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Wednesday’s Work-in-Progress: A New Review and a Lesson Re-Learned

BNScreenshotLast week brought the publication of my first piece for The Barnes & Noble Review: a review of Anthony Doerr’s oh-so-impressive new novel All the Light We Cannot See. I’m really proud of this review and happy to share it.

Something interesting happened with this assignment that I thought I’d mention here as a sort of how-to reminder.

If you’re a reviewer and/or familiar with the galley versions that are circulated to reviewers and other early readers ahead of publication, you may have noticed these cautionary words that often accompany them:

Before quoting for review, please consult the final edition or check with the publisher.

I honestly don’t know how closely other reviewers hew to this dictum, but I’ve always believed it to be important. It was essential in the case of this assignment, because one flaw in the book that I identified in the draft I submitted to my editors had been corrected in the final copy. As I hoped and suspected it would be.

That meant, though, that my original paragraph had to be excised. In case you’re curious, I’ll paste it here.

Doerr’s control of this novel for its more than 500 pages is so expert that one small mistake stands out. This error, which those who know Paris will perceive at once, occurs when Doerr situates the LeBlancs’ Paris apartment—definitively located in earlier pages within a Left Bank neighborhood six blocks from the natural history museum—across the Seine in Montmartre. (Alas, not once, but three times within two pages does the author place the LeBlancs’ home on the Rue des Patriarches in a quartier not its own.)

Good thing that I checked against the final copy, right? Although I’ll add that this isn’t always so easy to do. (I’ve found it to be significantly easier when reviewing for a high-profile venue whose editors are likely to receive final copies ahead of the actual publication date anyway. But I can think of many times in the past, when I’ve written reviews that haven’t been published until well after the book’s release date, when I’ve found myself checking my text against titles already on bookstore shelves.)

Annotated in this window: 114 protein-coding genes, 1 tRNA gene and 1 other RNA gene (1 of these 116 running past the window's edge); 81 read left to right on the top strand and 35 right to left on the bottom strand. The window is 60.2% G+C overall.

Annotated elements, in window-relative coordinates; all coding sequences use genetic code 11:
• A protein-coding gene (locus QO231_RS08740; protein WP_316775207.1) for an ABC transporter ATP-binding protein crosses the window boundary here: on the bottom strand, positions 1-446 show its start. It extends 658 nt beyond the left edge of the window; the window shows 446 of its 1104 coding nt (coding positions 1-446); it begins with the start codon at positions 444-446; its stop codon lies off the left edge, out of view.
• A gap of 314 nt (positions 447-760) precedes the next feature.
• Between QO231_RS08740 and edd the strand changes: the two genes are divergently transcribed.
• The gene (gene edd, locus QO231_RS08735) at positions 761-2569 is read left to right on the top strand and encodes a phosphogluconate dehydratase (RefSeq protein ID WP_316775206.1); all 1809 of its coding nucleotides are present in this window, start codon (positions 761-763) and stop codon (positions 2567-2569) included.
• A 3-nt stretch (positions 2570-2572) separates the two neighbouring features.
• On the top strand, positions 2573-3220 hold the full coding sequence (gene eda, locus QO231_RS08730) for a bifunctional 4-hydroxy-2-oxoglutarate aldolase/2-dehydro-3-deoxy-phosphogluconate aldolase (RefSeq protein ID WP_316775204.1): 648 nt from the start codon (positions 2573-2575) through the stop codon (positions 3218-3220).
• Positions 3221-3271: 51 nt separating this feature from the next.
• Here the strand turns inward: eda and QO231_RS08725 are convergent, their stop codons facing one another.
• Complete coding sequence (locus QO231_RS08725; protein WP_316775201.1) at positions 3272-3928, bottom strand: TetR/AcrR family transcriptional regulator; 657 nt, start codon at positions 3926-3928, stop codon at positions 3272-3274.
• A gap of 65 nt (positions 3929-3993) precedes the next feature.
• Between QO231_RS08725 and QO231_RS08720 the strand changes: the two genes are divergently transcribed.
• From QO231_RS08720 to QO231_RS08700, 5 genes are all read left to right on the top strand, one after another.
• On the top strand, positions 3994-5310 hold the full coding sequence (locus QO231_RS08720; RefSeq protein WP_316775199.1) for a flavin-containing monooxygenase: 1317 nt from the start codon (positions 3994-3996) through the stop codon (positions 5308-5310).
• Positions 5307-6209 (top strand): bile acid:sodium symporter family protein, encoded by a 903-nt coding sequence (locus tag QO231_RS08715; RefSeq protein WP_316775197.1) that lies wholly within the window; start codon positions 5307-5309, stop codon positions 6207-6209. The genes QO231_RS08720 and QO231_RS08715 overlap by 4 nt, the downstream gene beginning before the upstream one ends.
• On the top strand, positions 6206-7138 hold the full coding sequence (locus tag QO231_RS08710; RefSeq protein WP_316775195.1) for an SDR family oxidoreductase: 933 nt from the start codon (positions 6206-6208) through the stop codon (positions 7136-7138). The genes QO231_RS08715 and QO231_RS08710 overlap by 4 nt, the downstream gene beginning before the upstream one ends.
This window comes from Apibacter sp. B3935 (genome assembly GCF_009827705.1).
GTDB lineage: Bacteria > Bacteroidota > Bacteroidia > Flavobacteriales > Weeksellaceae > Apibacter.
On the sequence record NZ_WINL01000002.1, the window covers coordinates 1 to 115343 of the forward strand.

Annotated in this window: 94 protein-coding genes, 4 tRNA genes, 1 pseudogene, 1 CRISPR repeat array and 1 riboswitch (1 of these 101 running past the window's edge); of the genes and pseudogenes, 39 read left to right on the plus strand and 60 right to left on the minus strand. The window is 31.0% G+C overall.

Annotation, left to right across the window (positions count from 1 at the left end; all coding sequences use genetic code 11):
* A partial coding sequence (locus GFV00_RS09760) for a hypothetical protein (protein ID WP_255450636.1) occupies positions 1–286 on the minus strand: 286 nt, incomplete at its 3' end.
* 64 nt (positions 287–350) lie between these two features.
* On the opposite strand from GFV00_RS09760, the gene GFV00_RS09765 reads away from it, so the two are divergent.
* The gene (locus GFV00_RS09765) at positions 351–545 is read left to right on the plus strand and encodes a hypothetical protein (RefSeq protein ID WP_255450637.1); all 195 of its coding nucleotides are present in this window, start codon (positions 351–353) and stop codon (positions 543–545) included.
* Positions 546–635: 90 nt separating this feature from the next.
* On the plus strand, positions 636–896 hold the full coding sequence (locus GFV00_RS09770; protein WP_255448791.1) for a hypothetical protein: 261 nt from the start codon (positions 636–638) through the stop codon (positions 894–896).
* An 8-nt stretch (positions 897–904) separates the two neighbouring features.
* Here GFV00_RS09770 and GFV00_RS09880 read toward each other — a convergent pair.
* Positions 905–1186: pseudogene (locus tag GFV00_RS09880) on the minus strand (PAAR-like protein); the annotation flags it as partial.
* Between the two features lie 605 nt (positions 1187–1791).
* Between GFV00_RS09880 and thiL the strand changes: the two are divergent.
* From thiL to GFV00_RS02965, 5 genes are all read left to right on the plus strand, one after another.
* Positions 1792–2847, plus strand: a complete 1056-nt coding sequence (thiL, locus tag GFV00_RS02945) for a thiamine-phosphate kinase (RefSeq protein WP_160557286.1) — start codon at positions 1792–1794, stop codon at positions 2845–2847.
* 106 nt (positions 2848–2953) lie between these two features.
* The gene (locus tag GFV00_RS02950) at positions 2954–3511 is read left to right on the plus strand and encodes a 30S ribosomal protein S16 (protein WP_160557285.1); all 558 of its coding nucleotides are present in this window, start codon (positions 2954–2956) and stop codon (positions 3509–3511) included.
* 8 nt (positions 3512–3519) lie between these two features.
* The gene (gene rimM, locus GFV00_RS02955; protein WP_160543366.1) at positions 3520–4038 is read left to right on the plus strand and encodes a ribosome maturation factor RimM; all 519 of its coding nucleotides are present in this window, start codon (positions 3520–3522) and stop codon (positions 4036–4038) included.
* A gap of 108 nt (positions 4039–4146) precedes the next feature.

Any other reviewers have similar stories to recount?

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7 Responses »

  1. Loved the review (the book is now on the TBR list) and the advice on writing reviews. And you’re right to be proud of the review – it is beautifully written!

  2. Remember when you slightly misread the ending of The Believers because Zoë Heller changed it between proof and published copy?

    • David, dare I admit to you that I have yet to read that novel?

      • Well, now you have a sin to confess on Yom Kippur. If it wasn’t you, it was another good young critic. In her manuscript, Heller made a mistake about the Williamsburg Bridge, if I remember, but someone must have brought it to her attention, because she corrected it in the published copy. The good young critic never checked, and faulted Heller for her deficit sense of New York geography. Or something like that.

        • It wasn’t me! And sad to say, I’m woefully deficient when it comes to most geography myself (including NYC geography, notwithstanding circumstances of birth, early childhood, and current residence). For some reason, I really did absorb Paris, and I guess it somehow showed; while I was researching there, strangers often asked me for directions.

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